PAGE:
Best practices to prevent theft in your restaurant | modern restaurant management

Restaurant theft is expensive. A study found that internal employee theft is responsible for 75% of stock-outs and about 4% of restaurant sales. This represents between 3 and 6 billion dollars per year. There are all kinds of types of restaurant thefts ranging from food and inventory theft, checkout and checkout theft, external fat theft, time theft, and employee product theft.

It’s also more widespread than some restaurant owners and managers might want to believe. The same study found that around 75% of employees steal from their workplace at least once, if not repeatedly. This means that, in a vacuum, three of your four employees could potentially engage in some form of theft in your business. This hurts your bottom line and is regressive for the rest of your restaurant operation. So how can you put protective measures in place to help deter restaurant and employee theft? Here are some options to consider.

1. Invest in security cameras

A simple and practical measure to prevent theft is to invest in restaurant monitoring. Having security cameras is a clear yet subtle way to let your staff and guests know that they are being watched. According to one study, observing the behavior of employees under electronic monitoring reduced thefts by 22%. Three months after the monitoring was installed, the flight was even lower. Sounds simple enough, right? Whether it’s one of your employees or a customer in your restaurant, they’re much less likely to try to steal something if they know they’re being caught on camera. Security cameras will also help you identify someone after a theft has taken place.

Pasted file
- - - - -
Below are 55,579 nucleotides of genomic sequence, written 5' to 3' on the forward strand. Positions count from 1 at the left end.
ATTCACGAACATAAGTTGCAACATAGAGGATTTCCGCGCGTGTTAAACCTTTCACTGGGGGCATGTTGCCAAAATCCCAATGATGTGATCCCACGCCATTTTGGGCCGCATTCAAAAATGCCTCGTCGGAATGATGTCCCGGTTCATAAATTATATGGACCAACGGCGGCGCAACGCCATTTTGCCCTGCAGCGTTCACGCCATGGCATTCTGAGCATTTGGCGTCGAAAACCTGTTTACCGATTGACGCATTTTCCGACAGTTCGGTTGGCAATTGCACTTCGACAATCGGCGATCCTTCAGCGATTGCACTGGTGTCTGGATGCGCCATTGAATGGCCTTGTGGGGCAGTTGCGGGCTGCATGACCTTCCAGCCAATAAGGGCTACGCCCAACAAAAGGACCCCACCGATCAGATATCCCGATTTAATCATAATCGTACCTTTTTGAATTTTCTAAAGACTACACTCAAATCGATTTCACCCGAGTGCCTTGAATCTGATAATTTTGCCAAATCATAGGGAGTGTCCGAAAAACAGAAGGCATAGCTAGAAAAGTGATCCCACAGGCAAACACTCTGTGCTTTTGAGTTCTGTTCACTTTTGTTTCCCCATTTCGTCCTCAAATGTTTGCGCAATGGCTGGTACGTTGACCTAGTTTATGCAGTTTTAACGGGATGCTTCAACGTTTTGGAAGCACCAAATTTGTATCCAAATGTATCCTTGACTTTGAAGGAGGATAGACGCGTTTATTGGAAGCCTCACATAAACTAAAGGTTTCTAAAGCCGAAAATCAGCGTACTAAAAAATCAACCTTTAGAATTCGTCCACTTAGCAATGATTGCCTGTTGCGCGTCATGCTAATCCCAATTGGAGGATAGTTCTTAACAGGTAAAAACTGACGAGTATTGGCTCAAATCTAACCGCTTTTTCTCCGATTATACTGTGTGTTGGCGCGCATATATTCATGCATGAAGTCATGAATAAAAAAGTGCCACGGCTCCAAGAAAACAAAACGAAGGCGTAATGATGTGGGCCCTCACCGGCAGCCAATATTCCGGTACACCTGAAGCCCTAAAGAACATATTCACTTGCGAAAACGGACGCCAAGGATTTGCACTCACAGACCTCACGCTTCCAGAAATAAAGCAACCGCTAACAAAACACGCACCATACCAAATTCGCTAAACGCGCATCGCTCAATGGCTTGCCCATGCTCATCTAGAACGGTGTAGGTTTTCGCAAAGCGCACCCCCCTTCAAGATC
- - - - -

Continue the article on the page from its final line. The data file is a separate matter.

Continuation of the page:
Where you place your security cameras is just as important as having them in the first place. What good is the surveillance if the important parts of the restaurant are not visible there? Make sure important areas of your kitchen are easily visible on the monitor such as the cooler and cabinets, the register and all entrances and exits. Before you begin the installation process, make sure your CCTV setup complies with the law and respects the privacy of employees and customers.

2. Set up a point of sale system

Simply put, a point of sale is where you call customers for the product they purchased. A point of sale system is the hardware and software that enables your business to make those sales. A POS system is much more than a cash register or checkout counter and its capabilities extend beyond that. This is what allows you to track the total sales your business makes each day.

In a restaurant, an order cannot be placed without a point of sale system. It passes the order to the kitchen for you and in most cases it is password protected and an order cannot be changed by anyone other than a manager or designated person supervising the system .

Why is it useful? Register theft is prevalent in restaurants and is one of the easiest ways to steal money undetected. A point of sale will prevent employees from modifying orders, canceling invoices, as well as undercharging and overcharging. Having something in place to track all orders will help keep your ledger balance straight and help you identify if something is wrong with your ledger or daily ledger.

3. Inventory management system

Back-of-the-house restaurant theft often happens when no one is looking, and while security cameras and point-of-sale systems can help, an inventory management system is a great way to add security. another layer of security. You should have an inventory management system in place, regardless of the presence of theft, as it helps you optimize your inventory ordering to improve your bottom line. But it also helps prevent back of house theft.